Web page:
Few gaming platforms have the legacy of the Super Nintendo Entertainment System. Nintendo’s second home console helped usher in the 16-bit era with medium-defining games such as Super Mario World, The Legend of Zelda: A Link to the Past and Super Metroid, many of which still hold up great today. Here's some of my opinions on what I believe to be the genre-defining moments that one of Nintendo's best-loved consoles has given us.
Before Super Mario Maker 2 let us create the devious Mario levels of our dreams, Mario Paint was one of the first Nintendo games to let players run wild with their creativity. On top of letting you create custom drawings and color in preset images of Mario and friends, Mario paint allowed you to compose custom songs using a cute, intuitive and surprisingly robust interface. But Mario Paint is perhaps best known for heralding the Super NES Mouse accessory, which was one of the first in a long line of signature wacky Nintendo peripherals.
Super Star Wars
Super Star Wars loosely adapted the iconic 1977 sci-fi film into a solid, challenging 2D platformer that was an excellent technical showpiece of what the SNES was capable of. It certainly took some liberties with the plot -- we don’t remember Luke Skywalker running and gunning his way through a Jawa Sandcrawler -- but it did allow us to relive iconic moments such as the fateful Death Star battle. Super Star Wars’ vehicular sections were particularly impressive for the time, delivering crisp, quasi-3D graphics that brought F-Zero and Star Fox to mind.
Contra III: The Alien Wars
If you like side-scrolling shoot-em-ups, Contra III is about as good as they get. This high-octane action game throws bullet-hell barrages of projectiles and enemies at you at every turn, as well as gigantic bosses that will text your reflexes. It also stands out from the rest of the series with its neat top-down levels that break up the 2D action. If you’re looking for something to play with a friend on your SNES Classic, Contra III is one of the finest co-op games on the system
Super Ghouls ‘n Ghosts
Incredibly challenging, but immensely satisfying, Super Ghouls ‘n Ghosts stole hours of my life as a kid. The third game in the Ghosts ‘n Goblins series, this side-scrolling action title lets you play as Arthur, a knight on a mission to rescue his princess from demonic forces led by Emperor Sadius. Armed with a simple suit of armor and a lance, your job is to kill baddies and survive, preferably without taking a hit. If you do get hit, Arthur’s armor shatters leaving him in his skivvies while the next one turns him into a pile of bones. But never fear, there are plenty of powerups along the way to help keep Arthur alive. But in order to make it to the end, you’ll need an equal mix of skills, memory, powerups and good luck.
Super Mario Kart
Let's be honest, Super Mario Kart's successors best the original in every conceivable way. The Nintendo 64's polygonal capabilities would later allow for unprecedented track designs and immersive gameplay free of the SNES' 16-bit shackles. That said, there wouldn't be any kart racers if not for Super Mario Kart, which demonstrated to the world that recognizable characters whipping around zany amusement park locales flinging all manner of hazards at each other were a recipe for multiplayer gold. Other kart racers — some even touting Mario's fiercest rivals — have improved on the formula, but they'd never have the chance if not for Nintendo's landmark, genre-creating achievement.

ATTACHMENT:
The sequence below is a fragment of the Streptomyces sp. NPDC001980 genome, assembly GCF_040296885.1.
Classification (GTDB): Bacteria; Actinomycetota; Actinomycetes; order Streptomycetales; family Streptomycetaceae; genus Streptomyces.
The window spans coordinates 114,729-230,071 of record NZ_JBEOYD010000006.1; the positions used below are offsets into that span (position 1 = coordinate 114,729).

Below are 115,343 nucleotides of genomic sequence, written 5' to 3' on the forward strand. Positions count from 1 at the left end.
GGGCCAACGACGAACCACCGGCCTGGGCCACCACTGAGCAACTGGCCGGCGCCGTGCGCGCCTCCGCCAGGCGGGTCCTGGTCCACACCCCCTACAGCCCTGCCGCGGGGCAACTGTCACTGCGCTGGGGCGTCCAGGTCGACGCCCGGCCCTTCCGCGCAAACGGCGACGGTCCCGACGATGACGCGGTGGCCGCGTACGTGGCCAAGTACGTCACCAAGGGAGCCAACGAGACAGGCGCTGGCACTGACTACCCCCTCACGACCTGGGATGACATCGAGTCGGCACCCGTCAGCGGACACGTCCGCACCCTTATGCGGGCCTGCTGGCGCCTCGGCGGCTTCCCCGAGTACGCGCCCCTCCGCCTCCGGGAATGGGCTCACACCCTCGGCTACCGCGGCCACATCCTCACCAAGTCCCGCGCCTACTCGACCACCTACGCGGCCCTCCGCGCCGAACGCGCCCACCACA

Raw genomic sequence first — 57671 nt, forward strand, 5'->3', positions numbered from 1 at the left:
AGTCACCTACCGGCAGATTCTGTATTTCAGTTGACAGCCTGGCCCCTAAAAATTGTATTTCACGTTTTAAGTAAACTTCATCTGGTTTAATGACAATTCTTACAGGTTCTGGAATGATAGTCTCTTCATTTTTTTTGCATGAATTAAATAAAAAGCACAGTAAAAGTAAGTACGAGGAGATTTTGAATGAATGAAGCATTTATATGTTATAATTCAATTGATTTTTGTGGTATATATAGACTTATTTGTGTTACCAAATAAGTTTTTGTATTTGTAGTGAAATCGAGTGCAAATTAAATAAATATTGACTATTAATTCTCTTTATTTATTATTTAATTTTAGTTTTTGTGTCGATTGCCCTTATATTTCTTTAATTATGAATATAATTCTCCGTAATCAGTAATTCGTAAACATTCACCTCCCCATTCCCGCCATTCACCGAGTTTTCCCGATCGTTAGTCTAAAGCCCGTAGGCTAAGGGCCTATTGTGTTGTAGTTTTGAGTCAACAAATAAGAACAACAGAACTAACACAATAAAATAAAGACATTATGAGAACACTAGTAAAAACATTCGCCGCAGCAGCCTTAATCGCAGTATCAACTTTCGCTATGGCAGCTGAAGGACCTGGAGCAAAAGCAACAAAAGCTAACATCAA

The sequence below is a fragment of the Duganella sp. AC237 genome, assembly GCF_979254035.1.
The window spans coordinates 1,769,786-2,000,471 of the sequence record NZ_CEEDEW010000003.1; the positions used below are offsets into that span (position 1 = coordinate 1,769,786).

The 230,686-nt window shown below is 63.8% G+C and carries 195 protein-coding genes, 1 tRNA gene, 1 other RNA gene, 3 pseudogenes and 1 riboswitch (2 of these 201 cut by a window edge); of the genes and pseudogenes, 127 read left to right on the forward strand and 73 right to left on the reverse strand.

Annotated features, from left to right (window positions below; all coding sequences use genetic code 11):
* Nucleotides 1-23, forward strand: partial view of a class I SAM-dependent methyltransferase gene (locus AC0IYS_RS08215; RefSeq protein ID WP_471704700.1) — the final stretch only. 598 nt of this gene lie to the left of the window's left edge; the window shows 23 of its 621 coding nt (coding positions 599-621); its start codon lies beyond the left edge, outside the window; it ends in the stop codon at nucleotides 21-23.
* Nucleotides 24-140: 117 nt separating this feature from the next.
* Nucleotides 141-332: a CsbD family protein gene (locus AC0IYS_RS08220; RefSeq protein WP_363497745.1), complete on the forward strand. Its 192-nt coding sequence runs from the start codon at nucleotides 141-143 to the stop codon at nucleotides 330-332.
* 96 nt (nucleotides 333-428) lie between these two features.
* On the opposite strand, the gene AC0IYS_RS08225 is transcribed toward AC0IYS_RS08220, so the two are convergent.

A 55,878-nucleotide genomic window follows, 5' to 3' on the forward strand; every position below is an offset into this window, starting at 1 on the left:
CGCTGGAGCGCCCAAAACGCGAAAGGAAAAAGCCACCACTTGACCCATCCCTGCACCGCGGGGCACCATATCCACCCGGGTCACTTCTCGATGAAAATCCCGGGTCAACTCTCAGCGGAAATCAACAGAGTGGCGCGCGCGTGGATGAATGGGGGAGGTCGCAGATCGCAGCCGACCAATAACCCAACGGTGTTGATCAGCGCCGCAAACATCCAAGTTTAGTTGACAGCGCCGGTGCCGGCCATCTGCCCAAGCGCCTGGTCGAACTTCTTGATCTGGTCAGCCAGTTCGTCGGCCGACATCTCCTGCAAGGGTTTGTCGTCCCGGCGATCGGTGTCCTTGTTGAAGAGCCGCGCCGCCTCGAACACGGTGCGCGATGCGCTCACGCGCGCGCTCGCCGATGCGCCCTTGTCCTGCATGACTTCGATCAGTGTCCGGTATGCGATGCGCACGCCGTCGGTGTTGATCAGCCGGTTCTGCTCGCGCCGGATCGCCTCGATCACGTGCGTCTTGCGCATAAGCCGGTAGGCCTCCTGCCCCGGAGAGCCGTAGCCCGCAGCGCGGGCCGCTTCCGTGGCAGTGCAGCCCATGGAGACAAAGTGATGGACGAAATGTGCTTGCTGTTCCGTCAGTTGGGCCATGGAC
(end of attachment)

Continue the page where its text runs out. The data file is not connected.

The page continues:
Street Fighter II Turbo
Street Fighter II is the most iconic and influential fighting game ever made, and Street Fighter II Turbo was the definitive way to play it for SNES owners. This port of Street Fighter II: Hyper Fighting delivered faster, more fluid combat, fresh colors for the whole cast and, for the first time on console, the ability to play as boss characters like M. Bison and Sagat. There’s a reason Street Fighter II Turbo is the version you get on the SNES Classic -- this is one of the best fighting game console ports of all time, and one that’s still a blast to play today.
Super Mario All-Stars
Super Mario All-Stars is one of the finest collections of games ever made, and arguably one of gaming’s first true remakes/remasters. This package contains spruced-up versions of NES hits Super Mario Bros., Super Mario Bros. 2 and Super Mario Bros. 3, as well as Super Mario Bros: The Lost Levels -- the “real” sequel to Super Mario Bros. that was previously unavailable in the states. If you got the 1994 reissue that tossed in Super Mario World, you had possibly the single best lineup of games ever pressed to a single cartridge. From the sheer enduring quality of the older Mario games to the love that went into bringing them to the 16-bit era, All-Stars is a must-have for any SNES fan.
Final Fantasy III/VI
Don't let the name fool you: Final Fantasy III on the SNES was known as Final Fantasy VI in Japan. (Only two other Final Fantasy games had come out in the U.S. at the time, hence the unusual localization.) But whatever you call the game, Final Fantasy VI is one of the very best RPGs on the SNES — or any other platform, for that matter. You take control of a young mage named Terra, as she recruits a motley crew of freedom fighters in an engrossing steampunk/sci-fi/fantasy world. The story goes to some very dark places, courtesy of its villain, the delightfully evil Kefka Palazzo. (Even all these years later, his laugh still haunts us.) Where the game really shines, though, is its open-ended gameplay. By allying with summonable spirits called Espers, each character can learn whatever skills or magic the player chooses, leading to some fascinating party combinations.